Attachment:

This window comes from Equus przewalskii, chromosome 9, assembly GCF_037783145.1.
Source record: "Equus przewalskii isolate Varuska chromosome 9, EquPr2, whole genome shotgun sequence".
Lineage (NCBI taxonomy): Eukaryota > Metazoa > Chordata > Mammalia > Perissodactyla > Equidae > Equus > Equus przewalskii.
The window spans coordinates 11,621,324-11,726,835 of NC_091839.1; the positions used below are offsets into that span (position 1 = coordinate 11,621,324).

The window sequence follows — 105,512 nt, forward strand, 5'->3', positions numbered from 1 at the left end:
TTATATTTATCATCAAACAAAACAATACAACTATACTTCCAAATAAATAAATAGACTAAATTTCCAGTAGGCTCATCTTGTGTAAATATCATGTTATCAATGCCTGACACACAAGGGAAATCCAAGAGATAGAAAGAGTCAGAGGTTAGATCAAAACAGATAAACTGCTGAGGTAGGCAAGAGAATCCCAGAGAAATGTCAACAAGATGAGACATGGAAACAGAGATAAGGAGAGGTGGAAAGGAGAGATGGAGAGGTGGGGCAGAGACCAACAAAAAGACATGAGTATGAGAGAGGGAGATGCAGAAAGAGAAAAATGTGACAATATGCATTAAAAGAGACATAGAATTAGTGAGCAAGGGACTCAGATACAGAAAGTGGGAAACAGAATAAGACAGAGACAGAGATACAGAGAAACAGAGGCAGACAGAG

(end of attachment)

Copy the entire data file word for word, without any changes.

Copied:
This window comes from Equus przewalskii, chromosome 9, assembly GCF_037783145.1.
Source record: "Equus przewalskii isolate Varuska chromosome 9, EquPr2, whole genome shotgun sequence".
Lineage (NCBI taxonomy): Eukaryota > Metazoa > Chordata > Mammalia > Perissodactyla > Equidae > Equus > Equus przewalskii.
The window spans coordinates 11,621,324-11,726,835 of NC_091839.1; the positions used below are offsets into that span (position 1 = coordinate 11,621,324).

The window sequence follows — 105,512 nt, forward strand, 5'->3', positions numbered from 1 at the left end:
TTATATTTATCATCAAACAAAACAATACAACTATACTTCCAAATAAATAAATAGACTAAATTTCCAGTAGGCTCATCTTGTGTAAATATCATGTTATCAATGCCTGACACACAAGGGAAATCCAAGAGATAGAAAGAGTCAGAGGTTAGATCAAAACAGATAAACTGCTGAGGTAGGCAAGAGAATCCCAGAGAAATGTCAACAAGATGAGACATGGAAACAGAGATAAGGAGAGGTGGAAAGGAGAGATGGAGAGGTGGGGCAGAGACCAACAAAAAGACATGAGTATGAGAGAGGGAGATGCAGAAAGAGAAAAATGTGACAATATGCATTAAAAGAGACATAGAATTAGTGAGCAAGGGACTCAGATACAGAAAGTGGGAAACAGAATAAGACAGAGACAGAGATACAGAGAAACAGAGGCAGACAGAG